Back in 2007, the Institute of Medicine recommended specifically that each school district limit their students' opportunities to choose foods that are not nutritionally approved. To recap:
"The approved foods [available for purchase in schools] include those that derive less than 35 percent of their total calories from fat and less than 10 percent of calories from saturated fats. They should be trans-fat free, get less than 35 percent of their total calories from sugars (with an exception made for certain types of yogurt), and contain less than 200 milligrams of salt per serving."
Clearly the goal in limiting children's access to these unapproved foods was to improve their diet. Faced with fewer junk food options, however, did they make better choices?
Researchers at the Arnold School of Public Health in South Carolina looked at information gathered from the Early Childhood Longitudinal Study, which included more than 10,000 fifth grade children attending 2,065 elementary schools (J Nutr 139: 142-144, 2009). These children responded to a questionnaire which asked about what they had eaten in the past week and specifically asked about green salad, carrots, potatoes (other than French fries or potato chips), other vegetables (not specifically mentioned already) and fruit (not fruit juices).
This information was correlated with statements from the schools' administrators, who told the investigators whether students were able to buy certain foods while at school. These foods included chocolate or other candy; cookies or pastries that are not non-fat; ice cream or frozen yogurt that are not non-fat; and various breadstuffs. Those schools that did not make any of the mentioned foods available for the students to purchase were labeled "restricted," while schools that made even one of the items available for purchase were labeled "unrestricted."
The researchers then compared the diets of the children who attended unrestricted schools with those who attended restricted schools. And they found, not too surprisingly, that those children whose schools did not offer junk foods were more likely to eat more fruits and vegetables than those students who attended schools where they could buy junk food. The difference, however, was fairly small -- children at schools who made junk food available to them were only 10 percent less likely to eat fruit one to three times per day than those children who went to the "restricted" schools.
That said, it's all too easy to point the finger at schools and the food options they offer and blame them for our children's diets. But the truth is that schools are only part of the puzzle.
What about at home?
Did you know that the food you keep at home provides 72 percent, by weight, of all food that you eat? This is assuming that you do not prepare most meals at home. If you do make most of your meals at home (breakfast and dinner made at home and taking your lunch with you to work or school), then 93 percent of the food you eat comes from what is kept in your home.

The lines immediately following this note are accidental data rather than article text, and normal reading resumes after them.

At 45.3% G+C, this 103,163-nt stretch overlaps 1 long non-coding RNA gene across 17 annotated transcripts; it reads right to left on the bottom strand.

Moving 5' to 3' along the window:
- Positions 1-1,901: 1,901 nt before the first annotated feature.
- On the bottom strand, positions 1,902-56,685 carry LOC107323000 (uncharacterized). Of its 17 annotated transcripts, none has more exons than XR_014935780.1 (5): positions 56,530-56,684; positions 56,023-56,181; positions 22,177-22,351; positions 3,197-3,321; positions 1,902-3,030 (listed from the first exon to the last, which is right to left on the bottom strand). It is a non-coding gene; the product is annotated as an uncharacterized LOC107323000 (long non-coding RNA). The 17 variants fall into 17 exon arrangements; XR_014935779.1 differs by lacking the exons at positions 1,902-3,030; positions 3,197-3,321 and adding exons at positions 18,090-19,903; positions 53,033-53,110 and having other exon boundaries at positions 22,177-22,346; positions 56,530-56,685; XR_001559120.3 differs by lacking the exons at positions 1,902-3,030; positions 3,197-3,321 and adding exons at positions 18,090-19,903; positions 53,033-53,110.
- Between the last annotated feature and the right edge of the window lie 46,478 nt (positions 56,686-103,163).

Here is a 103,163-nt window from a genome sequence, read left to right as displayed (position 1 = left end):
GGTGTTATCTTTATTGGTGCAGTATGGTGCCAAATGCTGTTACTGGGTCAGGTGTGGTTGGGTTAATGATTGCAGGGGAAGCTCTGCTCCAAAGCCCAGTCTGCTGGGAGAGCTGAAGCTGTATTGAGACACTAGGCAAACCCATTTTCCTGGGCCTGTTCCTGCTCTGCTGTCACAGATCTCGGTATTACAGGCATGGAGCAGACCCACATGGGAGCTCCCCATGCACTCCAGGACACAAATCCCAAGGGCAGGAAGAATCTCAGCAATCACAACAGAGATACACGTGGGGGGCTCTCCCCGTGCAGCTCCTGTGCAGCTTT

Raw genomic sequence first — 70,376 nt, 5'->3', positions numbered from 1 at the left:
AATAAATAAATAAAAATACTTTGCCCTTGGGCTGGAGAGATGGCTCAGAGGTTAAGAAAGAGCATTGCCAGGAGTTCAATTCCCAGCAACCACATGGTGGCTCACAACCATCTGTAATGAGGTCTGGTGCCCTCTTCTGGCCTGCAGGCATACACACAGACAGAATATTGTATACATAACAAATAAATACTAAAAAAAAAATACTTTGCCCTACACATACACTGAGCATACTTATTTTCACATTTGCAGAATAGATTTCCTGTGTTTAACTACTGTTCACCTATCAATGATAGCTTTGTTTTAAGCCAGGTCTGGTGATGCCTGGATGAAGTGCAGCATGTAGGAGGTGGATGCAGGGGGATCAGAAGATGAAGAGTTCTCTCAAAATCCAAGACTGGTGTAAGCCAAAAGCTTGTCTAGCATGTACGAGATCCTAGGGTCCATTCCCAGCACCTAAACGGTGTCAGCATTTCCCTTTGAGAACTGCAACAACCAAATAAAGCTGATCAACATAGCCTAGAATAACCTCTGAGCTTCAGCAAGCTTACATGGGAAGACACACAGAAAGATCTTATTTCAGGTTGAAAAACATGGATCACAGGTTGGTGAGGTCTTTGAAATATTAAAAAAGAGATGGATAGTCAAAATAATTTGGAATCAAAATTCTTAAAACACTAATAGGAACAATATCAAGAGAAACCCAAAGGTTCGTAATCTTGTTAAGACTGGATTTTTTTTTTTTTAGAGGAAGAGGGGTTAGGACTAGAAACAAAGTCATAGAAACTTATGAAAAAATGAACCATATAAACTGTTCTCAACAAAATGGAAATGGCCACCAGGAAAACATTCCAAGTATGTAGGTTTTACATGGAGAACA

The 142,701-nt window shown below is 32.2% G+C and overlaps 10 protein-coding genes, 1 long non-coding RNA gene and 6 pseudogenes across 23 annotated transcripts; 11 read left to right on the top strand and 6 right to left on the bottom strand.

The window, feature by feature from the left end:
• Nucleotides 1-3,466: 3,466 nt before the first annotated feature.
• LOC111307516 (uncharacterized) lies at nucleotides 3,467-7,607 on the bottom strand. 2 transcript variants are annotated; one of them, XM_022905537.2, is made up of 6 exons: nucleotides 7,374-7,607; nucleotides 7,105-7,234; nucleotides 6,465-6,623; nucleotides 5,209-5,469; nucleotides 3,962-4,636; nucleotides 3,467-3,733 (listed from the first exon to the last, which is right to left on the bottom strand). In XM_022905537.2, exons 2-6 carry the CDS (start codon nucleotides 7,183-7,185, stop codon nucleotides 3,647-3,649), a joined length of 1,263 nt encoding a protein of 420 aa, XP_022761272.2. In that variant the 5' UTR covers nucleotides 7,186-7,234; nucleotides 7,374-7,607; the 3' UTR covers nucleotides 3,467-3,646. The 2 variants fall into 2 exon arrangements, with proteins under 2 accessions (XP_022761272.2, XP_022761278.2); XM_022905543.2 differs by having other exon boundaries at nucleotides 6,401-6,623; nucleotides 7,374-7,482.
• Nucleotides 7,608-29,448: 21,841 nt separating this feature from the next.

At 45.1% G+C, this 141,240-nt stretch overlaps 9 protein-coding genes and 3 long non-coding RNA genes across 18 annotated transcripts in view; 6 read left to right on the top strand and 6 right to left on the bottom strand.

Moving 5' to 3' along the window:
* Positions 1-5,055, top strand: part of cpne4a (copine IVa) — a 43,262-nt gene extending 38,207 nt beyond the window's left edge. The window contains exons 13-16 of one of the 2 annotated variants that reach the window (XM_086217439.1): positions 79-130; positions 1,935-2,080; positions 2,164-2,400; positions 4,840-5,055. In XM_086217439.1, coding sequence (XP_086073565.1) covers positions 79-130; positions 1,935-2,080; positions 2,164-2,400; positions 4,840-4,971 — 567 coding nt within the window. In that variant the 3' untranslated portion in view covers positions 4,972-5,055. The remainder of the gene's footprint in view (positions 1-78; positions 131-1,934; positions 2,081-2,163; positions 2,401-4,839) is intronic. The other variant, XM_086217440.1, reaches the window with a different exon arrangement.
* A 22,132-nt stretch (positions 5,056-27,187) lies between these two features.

So what? Of course your food comes from what you have at home. Researchers at Rutgers University wondered if there was a difference in what foods were actually in the home between those families with overweight members and those families who were all of normal weight (Appetite 2009; 52:479-484).
One hundred mothers with at least one child 12 years of age or younger were recruited to participate in the study. These women were all primarily responsible for all meal planning, grocery shopping and meal preparation, and were either married or living with a domestic partner. In addition, the family unit ate dinner at home at least three times per week.
To assess the quality of food kept in the home, the investigators conducted an inventory of the food in each participant's home. Yes, they literally went into the home and counted every food item in the house, with the exception of such items as condiments and seasonings, bulk items like flour and sugar, baby foods, pet foods, alcoholic beverages and leftovers. The specific item and its amount by weight was recorded for each food, then the investigators computed the total number of calories, protein, fat, saturated fat and so forth present for all foods in the house. They then divided that total by the recommended daily allowance (for an adult) of each nutrient. This yielded the number of days' worth of the nutrient that was present in each household. The researchers then had a standardized unit of the different nutrients in foods so that each household could be fairly compared with others.
Each family member had his or her Body Mass Index calculated by the researchers, who then were able to compare the number of days' worth of nutrients from households with overweight or obese parents (either mother, partner or both) with the nutrients from households of normal-weight parents.
While all homes tended to keep the same amounts of nutrients on hand, the differences were in what forms of foods those nutrients were in. For example, those homes with overweight parents tended to have their carbohydrates in the form of frozen potatoes (like tater tots or french fries) or frozen vegetables with an included sauce (like broccoli with cheese sauce or brussel sprouts with butter sauce). Fresh and frozen meats also supplied much of the protein, total fat and saturated fats in overweight households as opposed to normal-weight households.
The take-home message here might seem overly obvious: both adults and children will eat what's available to them. If you're trying to eat healthier and help your family do the same, use this to your advantage: Choose better foods to have in the house and advocate for better choices in your kids' schools. You and your family will be healthier (and maybe even weigh less).